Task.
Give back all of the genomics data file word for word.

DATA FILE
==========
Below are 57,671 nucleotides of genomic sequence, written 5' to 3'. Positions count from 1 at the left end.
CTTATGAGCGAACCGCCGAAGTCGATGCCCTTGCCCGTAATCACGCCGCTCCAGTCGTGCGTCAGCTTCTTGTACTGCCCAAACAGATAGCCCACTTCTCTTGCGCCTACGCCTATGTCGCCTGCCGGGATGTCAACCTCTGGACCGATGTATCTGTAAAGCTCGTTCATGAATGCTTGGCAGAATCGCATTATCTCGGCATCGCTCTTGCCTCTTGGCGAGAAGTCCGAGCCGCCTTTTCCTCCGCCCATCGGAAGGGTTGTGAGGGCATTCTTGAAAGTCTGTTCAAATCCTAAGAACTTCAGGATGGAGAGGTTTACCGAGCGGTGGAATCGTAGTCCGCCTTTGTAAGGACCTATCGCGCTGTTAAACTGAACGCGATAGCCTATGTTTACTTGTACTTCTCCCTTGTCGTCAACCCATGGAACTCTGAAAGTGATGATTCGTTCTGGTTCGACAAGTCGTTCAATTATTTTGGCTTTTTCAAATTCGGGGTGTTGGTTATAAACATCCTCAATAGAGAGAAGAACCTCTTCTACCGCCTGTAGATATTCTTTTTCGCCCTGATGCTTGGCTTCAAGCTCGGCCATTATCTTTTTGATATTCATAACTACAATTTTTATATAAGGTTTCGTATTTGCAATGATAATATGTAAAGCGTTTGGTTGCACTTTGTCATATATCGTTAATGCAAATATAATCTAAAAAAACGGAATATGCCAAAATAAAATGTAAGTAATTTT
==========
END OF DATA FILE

Below are 57,671 nucleotides of genomic sequence, written 5' to 3'. Positions count from 1 at the left end.
CTTATGAGCGAACCGCCGAAGTCGATGCCCTTGCCCGTAATCACGCCGCTCCAGTCGTGCGTCAGCTTCTTGTACTGCCCAAACAGATAGCCCACTTCTCTTGCGCCTACGCCTATGTCGCCTGCCGGGATGTCAACCTCTGGACCGATGTATCTGTAAAGCTCGTTCATGAATGCTTGGCAGAATCGCATTATCTCGGCATCGCTCTTGCCTCTTGGCGAGAAGTCCGAGCCGCCTTTTCCTCCGCCCATCGGAAGGGTTGTGAGGGCATTCTTGAAAGTCTGTTCAAATCCTAAGAACTTCAGGATGGAGAGGTTTACCGAGCGGTGGAATCGTAGTCCGCCTTTGTAAGGACCTATCGCGCTGTTAAACTGAACGCGATAGCCTATGTTTACTTGTACTTCTCCCTTGTCGTCAACCCATGGAACTCTGAAAGTGATGATTCGTTCTGGTTCGACAAGTCGTTCAATTATTTTGGCTTTTTCAAATTCGGGGTGTTGGTTATAAACATCCTCAATAGAGAGAAGAACCTCTTCTACCGCCTGTAGATATTCTTTTTCGCCCTGATGCTTGGCTTCAAGCTCGGCCATTATCTTTTTGATATTCATAACTACAATTTTTATATAAGGTTTCGTATTTGCAATGATAATATGTAAAGCGTTTGGTTGCACTTTGTCATATATCGTTAATGCAAATATAATCTAAAAAAACGGAATATGCCAAAATAAAATGTAAGTAATTTT